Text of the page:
CAR-T Drugmaker Poseida Snags $142 Million in Financing Led by Novartis

dollar sign with DNA in background

In January, San Diego-based Poseida Therapeutics eyed a potential $115 million initial public offering to support the development of its CAR-T medicines to treat various blood and solid tumors. The company seems to have scrapped that and instead raised $142 million, with significant support from Novartis.

This morning, the CAR-T drugmaker said Swiss pharma giant Novartis supported the company’s Series C financing round with a $75 million equity investment. For Novartis, which was also the first company in the U.S. to be approved for a CAR-T treatment, the investment in Poseida comes several months after Novartis Chief Executive Officer Vas Narasimhan announced plans at the J.P. Morgan Conference to be on top of the next wave of innovations in gene and cell therapies. Other participants in the round included Aisling Capital Management, Pentwater Capital Management, Perceptive Advisors as well as additional undisclosed institutional investors.

Eric Ostertag, Poseida’s chief executive officer, touted the support from Novartis, a company with a keen focus on cell and gene therapies. Ostertag said the financial support will allow the company to accelerate its pursuit to “create gene therapy product candidates that could result in single-treatment cures for numerous oncologic indications and orphan genetic diseases, with an initial focus on chimeric antigen receptor T cell (CAR-T) therapies.”

Poseida’s lead product candidate is P-BCMA-101, which is being developed for relapsed/refractory multiple myeloma. Poseida is currently enrolling patients in a Phase II registrational trial with outpatient treatment – meaning the patients won’t have to be admitted to the hospital for post-treatment monitoring. Initial dosing is expected to begin in the first half of 2019, the company said.

At the 2018 American Society of Hematology meeting in December, Poseida revealed data that showed all 23 patients in each of the five cohorts had responded to P-BCMA-101 and showed improved markers of disease. Overall, of the 19 patients evaluable by International Myeloma Working Group criteria, 15 showed meaningful responses, including 13 who reached stringent complete response, complete response, VGPR or partial response, the company said. Of those, five showed stringent complete responses, the company said. P-BCMA-101 was well-tolerated. The company also said that cytokine release syndrome was very low, with just five cases that were “mild and transient” across all doses.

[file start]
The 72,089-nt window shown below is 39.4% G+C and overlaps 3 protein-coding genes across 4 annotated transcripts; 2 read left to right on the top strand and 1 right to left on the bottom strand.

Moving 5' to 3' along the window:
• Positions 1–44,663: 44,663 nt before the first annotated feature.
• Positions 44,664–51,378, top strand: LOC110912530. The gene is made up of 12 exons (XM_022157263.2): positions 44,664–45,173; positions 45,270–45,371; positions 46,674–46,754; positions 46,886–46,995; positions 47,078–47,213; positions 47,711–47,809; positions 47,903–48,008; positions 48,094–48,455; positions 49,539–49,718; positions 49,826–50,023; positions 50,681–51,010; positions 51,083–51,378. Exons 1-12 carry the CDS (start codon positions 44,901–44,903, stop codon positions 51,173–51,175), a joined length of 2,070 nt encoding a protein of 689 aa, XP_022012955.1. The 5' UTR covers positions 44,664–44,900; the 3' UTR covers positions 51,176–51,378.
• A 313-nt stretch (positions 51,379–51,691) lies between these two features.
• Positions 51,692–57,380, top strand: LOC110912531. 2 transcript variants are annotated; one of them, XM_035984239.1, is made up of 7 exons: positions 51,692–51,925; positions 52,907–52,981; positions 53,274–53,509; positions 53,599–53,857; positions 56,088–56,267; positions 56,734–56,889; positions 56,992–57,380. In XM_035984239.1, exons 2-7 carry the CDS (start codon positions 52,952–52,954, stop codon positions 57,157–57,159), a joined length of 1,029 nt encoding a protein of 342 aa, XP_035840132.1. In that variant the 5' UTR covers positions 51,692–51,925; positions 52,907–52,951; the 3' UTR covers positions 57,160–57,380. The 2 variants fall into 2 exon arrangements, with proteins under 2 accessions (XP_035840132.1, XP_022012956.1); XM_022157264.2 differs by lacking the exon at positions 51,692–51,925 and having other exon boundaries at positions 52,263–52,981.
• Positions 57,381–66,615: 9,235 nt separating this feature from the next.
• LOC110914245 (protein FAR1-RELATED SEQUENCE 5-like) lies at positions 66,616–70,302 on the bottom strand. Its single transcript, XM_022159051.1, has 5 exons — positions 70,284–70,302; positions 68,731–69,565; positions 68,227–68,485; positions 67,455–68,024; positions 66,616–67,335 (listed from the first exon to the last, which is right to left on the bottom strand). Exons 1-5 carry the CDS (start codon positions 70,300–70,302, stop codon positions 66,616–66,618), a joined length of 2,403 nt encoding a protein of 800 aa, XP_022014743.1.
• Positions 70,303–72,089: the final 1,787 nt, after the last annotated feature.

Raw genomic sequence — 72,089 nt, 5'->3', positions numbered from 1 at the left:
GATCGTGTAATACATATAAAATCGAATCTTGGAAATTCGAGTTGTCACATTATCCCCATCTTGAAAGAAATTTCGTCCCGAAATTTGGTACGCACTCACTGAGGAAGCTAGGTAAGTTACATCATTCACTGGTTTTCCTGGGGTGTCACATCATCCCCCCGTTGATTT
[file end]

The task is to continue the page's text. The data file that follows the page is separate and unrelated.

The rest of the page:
Other CAR-T products in preclinical development include autologous and allogenic products aimed at castrate resistant prostate cancer, relapsed/refractory multiple myeloma and numerous solid tumors, including ovarian, breast, lung, colorectal, pancreatic and renal cancers. Poseida said it is planning on filing Investigational New Drug Applications with the U.S. Food and Drug Administration for these candidates in 2019 and 2020.

Poseida plans to broadly advance its current CAR-T programs and emerging pipeline programs, including gene therapies for orphan genetic diseases.

The company’s CAR-T product candidates are manufactured with Poseida’s non-viral piggyBac DNA Modification System, resulting in a high percentage of stem cell memory T cells (TSCM). Tscm cells are the only T cell that is self-renewing and long-lived, potentially resulting in product candidates that are more efficacious, less toxic and more durable.

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